The answer has to be “No”! Israel must somehow have merited the right to be chosen. Indeed, a familiar midrash says that God offered the Torah to many peoples, but only Israel accepted it. That claim can sound gratuitously self-congratulatory, but its point is not to boast about ourselves; it is to save the reputation of God, and to underscore the virtue of judicial impartiality. Moral probity demands that any special relationship with God must be earned.

The Rabbis make the same claim about other peoples, who are said to have their own “Noahide” covenants with God, and who, presumably, must merit them, as we do ours. The prophet Amos likens Israel to Cushites and Philistines, for example, leading Rashi to picture God asking Israel rhetorically, “Aren’t you descended from Noah, the same as  everyone else?” Jewish peoplehood is nothing if it is not earned. The minute we cease deserving to be God’s People, it is as if we no longer are.

In the days of our infancy, we had Moses to intercede for us when we faltered. But having now grown up, we must also face up to the demands of Jewish Peoplehood. Jewish continuity cannot exist just for its own sake. It must be rooted in some transcendent mission. More than just a People, we must be a People with Purpose.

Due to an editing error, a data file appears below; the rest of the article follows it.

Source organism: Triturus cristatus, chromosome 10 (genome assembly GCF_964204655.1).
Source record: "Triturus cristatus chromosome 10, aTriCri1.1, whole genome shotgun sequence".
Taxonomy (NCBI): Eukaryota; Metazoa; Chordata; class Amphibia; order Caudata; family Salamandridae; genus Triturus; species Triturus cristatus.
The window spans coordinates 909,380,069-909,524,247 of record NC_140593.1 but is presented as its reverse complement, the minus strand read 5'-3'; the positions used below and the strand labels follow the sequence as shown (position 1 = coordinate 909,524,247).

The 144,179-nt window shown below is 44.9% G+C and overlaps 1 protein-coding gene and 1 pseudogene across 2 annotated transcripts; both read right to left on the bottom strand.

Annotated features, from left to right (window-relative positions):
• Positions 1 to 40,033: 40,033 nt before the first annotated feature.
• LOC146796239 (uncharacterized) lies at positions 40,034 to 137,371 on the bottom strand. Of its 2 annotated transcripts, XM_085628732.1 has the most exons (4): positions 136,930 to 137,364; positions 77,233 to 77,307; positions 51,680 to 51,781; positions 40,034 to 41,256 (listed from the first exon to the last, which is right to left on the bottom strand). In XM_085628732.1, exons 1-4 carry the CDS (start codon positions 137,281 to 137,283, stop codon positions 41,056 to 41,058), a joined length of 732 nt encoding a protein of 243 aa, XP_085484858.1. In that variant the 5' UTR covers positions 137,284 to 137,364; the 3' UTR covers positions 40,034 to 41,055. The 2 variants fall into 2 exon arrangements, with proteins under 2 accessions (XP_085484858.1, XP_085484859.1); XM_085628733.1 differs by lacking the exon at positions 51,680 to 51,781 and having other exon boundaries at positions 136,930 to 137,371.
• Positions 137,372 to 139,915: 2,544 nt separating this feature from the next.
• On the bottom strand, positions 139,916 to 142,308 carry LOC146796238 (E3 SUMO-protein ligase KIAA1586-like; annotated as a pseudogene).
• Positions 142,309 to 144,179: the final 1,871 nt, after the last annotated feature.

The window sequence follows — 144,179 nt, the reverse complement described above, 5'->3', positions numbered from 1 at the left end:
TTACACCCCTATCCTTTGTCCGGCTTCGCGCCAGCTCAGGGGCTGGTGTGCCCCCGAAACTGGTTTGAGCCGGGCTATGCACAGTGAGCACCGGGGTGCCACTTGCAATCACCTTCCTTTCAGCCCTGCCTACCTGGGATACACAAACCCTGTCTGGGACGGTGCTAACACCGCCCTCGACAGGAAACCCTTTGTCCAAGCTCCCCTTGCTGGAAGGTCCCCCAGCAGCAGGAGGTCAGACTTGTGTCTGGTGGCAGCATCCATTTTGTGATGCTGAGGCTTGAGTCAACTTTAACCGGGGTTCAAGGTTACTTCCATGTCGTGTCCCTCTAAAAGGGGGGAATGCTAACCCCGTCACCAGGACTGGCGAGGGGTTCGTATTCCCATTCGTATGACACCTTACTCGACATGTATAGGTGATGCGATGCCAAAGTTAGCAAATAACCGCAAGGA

Much is said and written about the threats to Jewish peoplehood: anti-Semitism from without and apathy from within. By contrast, relatively little conversation occurs on why we still deserve this age-old relationship with God. Jews were “chosen” because God had a purpose for us in mind. Our organizational agendas, school curricula, and institutional mission statements would do well  to insist on that purpose.  The “why” of survival is no less important than the “how.” Without knowing the “why,” the “how” will fail. Committed to the “why,” the “how” will follow.